Chapter 13: I Just Happen to Believe in One Less God than You
We find ourselves arriving at 40% into Randal’s dense little book, so you can let out a sigh of relief. We’re almost to the halfway point, and thus far it feels like we’ve ran a veritable mental marathon—one of wild twists and turns, ill-defined terms, far too many presumptions to count, and practically no justifications for the claims made—but to be fair, I wasn’t expecting it to be a scholarly work when I set out to review it. I am, however, a little disappointed in how unscholarly it has proved to be. So, once again, I’m merely providing my atheist perspective to the illusive ramblings of Randal Rauser, Christian theologian and apologist.
Sheridan begins the chapter by asserting that “I just happen to believe in one less god than you.”
It’s not a wrong statement, but we should find it no surprise that Randal takes umbrage at it.
“I’ve heard that line before,” he begins. “You’re assuming that you can take God out of the picture and everything else stays the same. But that’s just not true. If you really are an atheist, you end up rejecting not just God but all sorts of other things as well.”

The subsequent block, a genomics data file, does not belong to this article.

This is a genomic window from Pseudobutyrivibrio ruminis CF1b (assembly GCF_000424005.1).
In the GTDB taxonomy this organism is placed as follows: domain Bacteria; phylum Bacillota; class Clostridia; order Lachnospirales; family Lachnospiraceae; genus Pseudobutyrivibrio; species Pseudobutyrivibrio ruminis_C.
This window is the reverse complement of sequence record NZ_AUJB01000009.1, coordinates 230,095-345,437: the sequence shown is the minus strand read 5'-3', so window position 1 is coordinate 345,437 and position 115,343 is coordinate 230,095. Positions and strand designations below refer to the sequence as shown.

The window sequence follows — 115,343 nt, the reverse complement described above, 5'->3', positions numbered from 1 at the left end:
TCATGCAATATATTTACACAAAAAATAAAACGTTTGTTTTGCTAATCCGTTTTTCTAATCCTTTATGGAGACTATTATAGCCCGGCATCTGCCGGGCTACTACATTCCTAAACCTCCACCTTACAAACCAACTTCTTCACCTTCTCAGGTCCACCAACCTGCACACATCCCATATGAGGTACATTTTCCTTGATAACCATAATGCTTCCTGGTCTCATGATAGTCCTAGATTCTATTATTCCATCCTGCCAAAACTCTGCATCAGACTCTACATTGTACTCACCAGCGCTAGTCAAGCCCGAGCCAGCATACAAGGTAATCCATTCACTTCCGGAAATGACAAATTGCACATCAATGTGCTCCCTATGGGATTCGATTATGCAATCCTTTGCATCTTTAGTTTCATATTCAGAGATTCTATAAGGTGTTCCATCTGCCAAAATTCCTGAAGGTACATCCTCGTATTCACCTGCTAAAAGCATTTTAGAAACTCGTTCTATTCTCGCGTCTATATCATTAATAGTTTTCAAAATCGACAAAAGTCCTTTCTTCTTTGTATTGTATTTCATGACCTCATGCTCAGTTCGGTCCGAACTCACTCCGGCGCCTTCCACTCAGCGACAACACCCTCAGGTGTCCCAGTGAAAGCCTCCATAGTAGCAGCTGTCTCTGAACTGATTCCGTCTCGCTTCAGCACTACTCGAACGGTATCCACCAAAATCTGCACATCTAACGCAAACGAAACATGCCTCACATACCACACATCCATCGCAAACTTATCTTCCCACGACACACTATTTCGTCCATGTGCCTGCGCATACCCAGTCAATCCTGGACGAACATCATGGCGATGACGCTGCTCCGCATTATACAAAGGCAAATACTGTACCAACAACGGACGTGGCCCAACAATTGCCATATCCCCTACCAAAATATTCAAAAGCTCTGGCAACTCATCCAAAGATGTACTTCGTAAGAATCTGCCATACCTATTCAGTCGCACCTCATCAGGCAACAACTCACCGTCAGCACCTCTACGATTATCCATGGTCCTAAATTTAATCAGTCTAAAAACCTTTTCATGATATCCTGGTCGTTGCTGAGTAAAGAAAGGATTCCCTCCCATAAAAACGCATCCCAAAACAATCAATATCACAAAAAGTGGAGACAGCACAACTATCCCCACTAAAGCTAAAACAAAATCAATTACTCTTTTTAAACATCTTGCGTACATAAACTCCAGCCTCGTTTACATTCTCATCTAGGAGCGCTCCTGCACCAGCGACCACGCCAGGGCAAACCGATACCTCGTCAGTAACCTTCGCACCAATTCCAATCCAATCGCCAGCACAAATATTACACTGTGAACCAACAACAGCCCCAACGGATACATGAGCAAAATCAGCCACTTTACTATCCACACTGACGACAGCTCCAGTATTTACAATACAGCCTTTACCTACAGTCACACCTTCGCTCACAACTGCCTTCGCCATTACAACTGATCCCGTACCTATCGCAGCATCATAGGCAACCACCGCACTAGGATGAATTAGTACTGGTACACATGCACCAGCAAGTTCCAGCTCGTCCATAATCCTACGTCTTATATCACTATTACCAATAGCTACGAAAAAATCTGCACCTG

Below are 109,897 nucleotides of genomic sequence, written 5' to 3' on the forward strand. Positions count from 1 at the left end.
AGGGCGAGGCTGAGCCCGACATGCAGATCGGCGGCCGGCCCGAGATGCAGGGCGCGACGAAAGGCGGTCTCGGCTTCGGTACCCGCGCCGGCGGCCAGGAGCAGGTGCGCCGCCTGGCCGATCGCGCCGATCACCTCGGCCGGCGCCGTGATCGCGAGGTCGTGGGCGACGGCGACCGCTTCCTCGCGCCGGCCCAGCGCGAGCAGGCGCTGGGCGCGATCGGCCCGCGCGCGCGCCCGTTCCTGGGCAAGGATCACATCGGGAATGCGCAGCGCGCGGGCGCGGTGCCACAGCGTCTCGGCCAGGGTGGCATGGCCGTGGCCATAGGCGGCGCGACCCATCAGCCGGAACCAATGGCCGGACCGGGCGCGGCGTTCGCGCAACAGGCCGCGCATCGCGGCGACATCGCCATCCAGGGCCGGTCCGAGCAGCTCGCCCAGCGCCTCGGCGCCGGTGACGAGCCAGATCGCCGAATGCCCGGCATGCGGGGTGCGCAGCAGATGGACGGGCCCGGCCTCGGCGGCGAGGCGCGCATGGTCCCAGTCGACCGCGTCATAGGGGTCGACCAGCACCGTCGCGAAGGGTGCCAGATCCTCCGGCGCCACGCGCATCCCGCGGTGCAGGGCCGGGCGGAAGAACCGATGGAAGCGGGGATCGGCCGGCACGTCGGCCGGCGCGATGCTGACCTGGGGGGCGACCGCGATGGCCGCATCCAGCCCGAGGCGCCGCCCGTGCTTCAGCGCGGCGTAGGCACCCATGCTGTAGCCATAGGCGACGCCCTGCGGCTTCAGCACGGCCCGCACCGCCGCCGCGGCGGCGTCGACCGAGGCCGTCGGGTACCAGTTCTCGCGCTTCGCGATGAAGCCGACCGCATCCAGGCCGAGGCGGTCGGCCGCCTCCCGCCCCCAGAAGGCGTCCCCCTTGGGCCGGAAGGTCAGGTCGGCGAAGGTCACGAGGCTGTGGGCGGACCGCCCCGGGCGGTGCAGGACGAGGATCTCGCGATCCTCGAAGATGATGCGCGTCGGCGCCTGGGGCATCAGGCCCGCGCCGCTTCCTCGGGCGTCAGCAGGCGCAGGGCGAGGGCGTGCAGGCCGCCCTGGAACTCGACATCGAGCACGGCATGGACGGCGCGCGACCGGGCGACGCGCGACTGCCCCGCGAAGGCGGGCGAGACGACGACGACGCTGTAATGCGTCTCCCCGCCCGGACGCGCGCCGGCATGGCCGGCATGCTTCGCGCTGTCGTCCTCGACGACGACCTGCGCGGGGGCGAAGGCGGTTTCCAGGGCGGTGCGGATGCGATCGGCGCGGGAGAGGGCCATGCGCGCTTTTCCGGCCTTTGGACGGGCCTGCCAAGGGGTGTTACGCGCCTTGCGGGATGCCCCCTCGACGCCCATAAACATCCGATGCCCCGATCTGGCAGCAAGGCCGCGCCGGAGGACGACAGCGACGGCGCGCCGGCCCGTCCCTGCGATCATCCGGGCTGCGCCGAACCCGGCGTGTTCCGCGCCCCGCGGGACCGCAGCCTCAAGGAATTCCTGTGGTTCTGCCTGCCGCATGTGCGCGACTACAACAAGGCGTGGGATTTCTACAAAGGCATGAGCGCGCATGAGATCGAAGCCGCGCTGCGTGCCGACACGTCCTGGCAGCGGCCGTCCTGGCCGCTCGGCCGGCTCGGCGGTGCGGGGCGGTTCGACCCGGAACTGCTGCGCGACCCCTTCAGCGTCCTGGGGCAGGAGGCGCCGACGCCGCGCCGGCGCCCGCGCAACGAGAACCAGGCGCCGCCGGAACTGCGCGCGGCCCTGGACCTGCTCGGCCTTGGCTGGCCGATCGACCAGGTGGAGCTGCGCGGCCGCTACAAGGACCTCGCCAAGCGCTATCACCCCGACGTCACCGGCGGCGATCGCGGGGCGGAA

Watch Randal go! Telling atheists what atheists believe, again. Even so, he’s not wrong about atheists rejecting more than just God. A-theism, or absent theism, is technically the rejection of the whole theistic claim, in this case it is the rejection of a specific type of theism, Christian theism. A rejection of Christian theism is a rejection of the Christian God along with other metaphysical aspects to Christian belief, such as the soul, angels, demons, the trinity, the devil, the resurrection, talking snakes and all the rest.
However, I’m not quite sure what Randal means when he says we’re assuming that everything stays the same when we take God out of the picture. So, what if we are? It’s only a deduction predicated on the assumption that naturalism is true. If there’s no God, and naturalism is true, then of course everything remains the same—because that means things simply are the way they are regardless of whether or not God exists.